Friday, February 28, 2014
Thursday, February 27, 2014
Like most Westerner’s I struggled to get my mind round this part of Thailand’s cultural code. Why is it that there are thousands of massage parlours throughout the country? Just what is the point of all this bodily manipulation? What went wrong that so many people need straightening out? My first suspicions were way off the mark! My own straightening out process started with Denis Segaller’s excellent books on Thai customs and traditions. Traditional Thai massage is closely linked with traditional Thai medicine. Like many Thai traditions and customs they can be traced back over twenty-five hundred years to India. They predate Buddha. Quoting Denis Segaller, ‘At the Indian town of Taxila a great academy of learning was founded by Rokha Marutin. Kings and rich men sent their sons to learn all kinds of skills such as the martial and fine arts, and medicine which included as two of its branches herbal medicine and massage.’ So there you have it, it was the Indians who started it. Over the centuries these two branches of medicine survived through individual teachers. The first Buddhist monks to reach Thailand brought these skills with them – they are known collectively as ya samunphrai. Slowly, this knowledge spread and both of them became very popular as cures for all kinds of aches and pains. It was the fore-runner of a national health service. Now King Nangklao (Rama III) knew a thing or too and he became concerned this knowledge could die along with its practitioners. He gathered them all together and had this collective store of knowledge inscribed on marble tablets. And this is where I take over the story. I set out to try and find these tablets. Rumour had it they were at Wat Pho – the Temple of the Reclining Buddha. In 36 degrees of searing heat this was no easy task but after two hours searching, the wife discovered them. No signs, none of the guides we asked seemed to be aware of them [but that may have more to do with my pigeon Thai] and only by accident did we locate them in a distant pavilion. I would have thought they deserved better. Take a look.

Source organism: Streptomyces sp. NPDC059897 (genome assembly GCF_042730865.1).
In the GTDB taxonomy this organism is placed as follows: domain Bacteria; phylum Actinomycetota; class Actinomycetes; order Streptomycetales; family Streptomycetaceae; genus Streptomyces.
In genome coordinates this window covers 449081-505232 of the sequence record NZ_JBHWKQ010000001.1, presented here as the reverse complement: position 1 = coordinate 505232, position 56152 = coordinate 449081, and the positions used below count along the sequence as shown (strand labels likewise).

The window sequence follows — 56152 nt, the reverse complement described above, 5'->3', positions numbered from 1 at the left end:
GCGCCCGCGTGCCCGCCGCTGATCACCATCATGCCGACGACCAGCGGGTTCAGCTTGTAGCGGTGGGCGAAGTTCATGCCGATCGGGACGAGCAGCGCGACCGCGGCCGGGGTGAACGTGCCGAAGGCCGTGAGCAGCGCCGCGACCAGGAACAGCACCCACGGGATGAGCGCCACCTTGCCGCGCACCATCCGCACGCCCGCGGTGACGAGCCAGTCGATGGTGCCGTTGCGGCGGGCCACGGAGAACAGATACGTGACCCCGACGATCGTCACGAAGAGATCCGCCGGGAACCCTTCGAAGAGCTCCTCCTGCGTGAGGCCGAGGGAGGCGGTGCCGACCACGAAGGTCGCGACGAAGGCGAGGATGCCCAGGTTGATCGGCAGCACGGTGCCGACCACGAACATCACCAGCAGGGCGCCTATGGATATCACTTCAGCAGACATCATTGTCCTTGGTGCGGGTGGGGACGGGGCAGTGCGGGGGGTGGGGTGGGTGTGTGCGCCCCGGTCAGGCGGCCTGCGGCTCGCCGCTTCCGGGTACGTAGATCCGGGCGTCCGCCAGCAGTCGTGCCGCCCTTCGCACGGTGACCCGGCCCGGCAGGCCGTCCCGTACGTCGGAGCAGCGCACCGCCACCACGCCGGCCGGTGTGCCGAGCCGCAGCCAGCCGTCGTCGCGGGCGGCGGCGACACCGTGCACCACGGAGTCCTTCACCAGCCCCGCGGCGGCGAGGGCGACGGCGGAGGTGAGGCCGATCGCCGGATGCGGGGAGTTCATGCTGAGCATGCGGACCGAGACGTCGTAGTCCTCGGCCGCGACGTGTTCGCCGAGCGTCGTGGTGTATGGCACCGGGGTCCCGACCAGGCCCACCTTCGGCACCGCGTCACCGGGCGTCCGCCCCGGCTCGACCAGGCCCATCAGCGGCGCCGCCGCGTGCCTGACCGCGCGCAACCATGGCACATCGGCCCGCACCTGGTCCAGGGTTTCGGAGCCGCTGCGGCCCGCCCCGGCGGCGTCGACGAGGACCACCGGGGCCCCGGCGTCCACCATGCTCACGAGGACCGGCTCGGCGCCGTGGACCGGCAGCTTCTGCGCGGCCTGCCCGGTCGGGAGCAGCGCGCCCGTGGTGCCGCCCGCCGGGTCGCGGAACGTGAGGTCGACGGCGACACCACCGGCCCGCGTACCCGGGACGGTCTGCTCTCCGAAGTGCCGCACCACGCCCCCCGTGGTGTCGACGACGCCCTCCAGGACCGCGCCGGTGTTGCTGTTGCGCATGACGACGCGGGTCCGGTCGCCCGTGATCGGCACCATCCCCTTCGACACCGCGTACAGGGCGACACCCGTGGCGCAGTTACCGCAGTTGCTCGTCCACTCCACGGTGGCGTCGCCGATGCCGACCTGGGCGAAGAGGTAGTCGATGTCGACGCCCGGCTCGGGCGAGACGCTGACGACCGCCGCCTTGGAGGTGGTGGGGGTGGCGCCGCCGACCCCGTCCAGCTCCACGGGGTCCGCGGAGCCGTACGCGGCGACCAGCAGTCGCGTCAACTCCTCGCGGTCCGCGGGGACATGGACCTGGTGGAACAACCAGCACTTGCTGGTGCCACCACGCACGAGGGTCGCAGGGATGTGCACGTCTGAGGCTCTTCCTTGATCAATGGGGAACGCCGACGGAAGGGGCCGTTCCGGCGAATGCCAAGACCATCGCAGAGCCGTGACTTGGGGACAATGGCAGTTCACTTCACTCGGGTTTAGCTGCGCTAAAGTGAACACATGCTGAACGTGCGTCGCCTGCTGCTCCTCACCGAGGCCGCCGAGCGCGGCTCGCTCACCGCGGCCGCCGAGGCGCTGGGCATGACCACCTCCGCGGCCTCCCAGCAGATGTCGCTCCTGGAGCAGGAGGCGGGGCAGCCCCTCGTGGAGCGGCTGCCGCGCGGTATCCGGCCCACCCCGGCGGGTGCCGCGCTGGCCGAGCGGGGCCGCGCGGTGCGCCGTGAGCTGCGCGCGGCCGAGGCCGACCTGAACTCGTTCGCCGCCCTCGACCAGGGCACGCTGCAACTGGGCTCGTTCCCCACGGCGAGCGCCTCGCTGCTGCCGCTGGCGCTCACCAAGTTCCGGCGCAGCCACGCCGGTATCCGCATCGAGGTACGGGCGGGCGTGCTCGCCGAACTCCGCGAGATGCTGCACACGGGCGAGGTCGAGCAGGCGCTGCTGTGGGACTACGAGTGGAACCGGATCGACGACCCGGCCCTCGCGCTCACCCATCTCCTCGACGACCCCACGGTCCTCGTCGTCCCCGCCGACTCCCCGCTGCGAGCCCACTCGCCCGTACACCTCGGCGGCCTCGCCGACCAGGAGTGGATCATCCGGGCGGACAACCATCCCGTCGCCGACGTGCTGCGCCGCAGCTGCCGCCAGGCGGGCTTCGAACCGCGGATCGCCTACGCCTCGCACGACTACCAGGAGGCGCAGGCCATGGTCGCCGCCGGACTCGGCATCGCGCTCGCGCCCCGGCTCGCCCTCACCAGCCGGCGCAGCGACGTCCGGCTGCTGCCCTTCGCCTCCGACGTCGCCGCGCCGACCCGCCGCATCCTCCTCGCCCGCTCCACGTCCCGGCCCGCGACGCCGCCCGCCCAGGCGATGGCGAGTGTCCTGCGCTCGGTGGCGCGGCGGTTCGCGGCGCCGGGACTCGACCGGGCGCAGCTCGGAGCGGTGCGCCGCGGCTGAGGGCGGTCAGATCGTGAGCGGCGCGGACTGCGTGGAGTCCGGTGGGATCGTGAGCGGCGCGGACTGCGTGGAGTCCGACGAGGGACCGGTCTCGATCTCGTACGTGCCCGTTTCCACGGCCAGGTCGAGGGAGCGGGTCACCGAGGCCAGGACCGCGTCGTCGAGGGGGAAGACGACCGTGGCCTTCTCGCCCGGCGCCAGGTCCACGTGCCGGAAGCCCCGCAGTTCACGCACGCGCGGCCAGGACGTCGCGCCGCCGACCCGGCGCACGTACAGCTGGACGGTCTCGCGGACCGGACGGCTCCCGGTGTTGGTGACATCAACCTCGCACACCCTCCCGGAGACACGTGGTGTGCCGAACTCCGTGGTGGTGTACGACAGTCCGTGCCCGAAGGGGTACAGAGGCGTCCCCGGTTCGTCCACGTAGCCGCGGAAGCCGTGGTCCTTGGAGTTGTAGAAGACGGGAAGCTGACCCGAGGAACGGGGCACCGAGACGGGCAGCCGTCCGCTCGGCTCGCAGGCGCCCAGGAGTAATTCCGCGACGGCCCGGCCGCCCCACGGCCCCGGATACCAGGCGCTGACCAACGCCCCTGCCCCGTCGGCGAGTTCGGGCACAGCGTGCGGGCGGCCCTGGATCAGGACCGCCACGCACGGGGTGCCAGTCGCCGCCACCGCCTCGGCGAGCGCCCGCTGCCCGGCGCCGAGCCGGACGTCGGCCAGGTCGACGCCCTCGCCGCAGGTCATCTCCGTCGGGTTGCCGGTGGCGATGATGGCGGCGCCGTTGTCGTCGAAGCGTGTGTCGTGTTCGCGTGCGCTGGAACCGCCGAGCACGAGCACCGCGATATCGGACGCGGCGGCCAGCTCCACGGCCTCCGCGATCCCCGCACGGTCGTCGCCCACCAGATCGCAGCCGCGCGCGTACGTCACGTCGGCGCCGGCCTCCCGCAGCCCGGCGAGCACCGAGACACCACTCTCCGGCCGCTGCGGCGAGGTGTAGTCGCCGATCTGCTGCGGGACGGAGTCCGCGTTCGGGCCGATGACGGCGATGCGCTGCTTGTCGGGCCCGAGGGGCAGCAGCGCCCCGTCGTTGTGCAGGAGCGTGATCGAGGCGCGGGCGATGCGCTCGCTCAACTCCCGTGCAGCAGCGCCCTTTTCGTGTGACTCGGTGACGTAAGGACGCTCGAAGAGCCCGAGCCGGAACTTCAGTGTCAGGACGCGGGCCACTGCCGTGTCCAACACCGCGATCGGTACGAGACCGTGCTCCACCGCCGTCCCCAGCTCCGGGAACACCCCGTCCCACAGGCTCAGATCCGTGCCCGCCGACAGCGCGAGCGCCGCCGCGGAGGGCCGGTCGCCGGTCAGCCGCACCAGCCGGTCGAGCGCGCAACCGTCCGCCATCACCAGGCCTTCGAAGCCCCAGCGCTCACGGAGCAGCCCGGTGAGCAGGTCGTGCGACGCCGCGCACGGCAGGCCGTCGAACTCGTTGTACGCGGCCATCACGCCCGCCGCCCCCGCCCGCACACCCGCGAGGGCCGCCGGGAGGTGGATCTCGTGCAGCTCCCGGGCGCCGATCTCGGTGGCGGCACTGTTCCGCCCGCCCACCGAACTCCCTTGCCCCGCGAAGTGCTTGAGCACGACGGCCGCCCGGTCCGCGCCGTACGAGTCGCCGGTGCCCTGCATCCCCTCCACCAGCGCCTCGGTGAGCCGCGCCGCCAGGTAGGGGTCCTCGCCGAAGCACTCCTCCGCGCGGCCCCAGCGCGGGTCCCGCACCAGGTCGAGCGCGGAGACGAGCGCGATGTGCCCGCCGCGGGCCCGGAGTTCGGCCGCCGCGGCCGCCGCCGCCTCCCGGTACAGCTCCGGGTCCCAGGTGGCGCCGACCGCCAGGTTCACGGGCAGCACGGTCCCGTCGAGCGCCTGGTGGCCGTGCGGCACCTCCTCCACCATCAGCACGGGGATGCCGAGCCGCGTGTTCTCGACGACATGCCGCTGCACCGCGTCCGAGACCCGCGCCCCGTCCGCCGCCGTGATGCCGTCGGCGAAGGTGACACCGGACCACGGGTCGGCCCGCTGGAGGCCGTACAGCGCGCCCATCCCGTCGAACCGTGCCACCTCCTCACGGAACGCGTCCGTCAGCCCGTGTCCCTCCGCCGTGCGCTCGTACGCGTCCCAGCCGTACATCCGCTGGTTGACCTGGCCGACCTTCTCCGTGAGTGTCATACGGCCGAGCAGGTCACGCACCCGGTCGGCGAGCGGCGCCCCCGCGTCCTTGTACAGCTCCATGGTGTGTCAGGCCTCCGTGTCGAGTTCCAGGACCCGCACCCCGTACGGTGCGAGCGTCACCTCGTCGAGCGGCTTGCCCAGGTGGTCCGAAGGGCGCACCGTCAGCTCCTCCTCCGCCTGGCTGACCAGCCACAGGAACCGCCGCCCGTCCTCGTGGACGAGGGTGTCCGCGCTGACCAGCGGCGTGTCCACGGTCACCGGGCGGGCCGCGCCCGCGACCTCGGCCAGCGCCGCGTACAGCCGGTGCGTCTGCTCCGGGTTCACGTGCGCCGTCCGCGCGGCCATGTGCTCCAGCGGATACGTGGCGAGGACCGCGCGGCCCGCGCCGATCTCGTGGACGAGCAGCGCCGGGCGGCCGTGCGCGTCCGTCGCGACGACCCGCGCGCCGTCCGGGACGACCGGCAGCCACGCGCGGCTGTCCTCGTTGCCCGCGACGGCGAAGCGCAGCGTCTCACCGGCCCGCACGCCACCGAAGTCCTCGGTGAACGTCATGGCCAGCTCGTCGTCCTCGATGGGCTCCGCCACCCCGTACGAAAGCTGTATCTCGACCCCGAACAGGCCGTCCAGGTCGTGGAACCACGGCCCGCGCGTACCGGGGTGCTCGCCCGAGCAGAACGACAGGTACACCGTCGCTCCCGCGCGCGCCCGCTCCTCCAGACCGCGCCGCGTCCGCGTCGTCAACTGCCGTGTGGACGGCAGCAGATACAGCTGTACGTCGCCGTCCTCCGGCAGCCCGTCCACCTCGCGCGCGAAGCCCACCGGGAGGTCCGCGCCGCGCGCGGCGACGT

Politically, Thailand is in a mess. It is a country without a functioning Government. They have a care-taker Prime Minister in Yingluck Shinawatra, the sister of exiled former premier Thaksin Shinawatra. Anti-government protesters have been rallying (or rioting as some would call it) since November 2013 trying to force Yingluck to resign. They think her departure will pave the way for a People’s Council that will implement reforms of public interest. High up the agenda is the issue of corruption. Yingluck’s administration has refused point blank to step down arguing the need to protect the democratic process. Instead it has imposed a state of emergency and went ahead with an election on 2nd February 2014.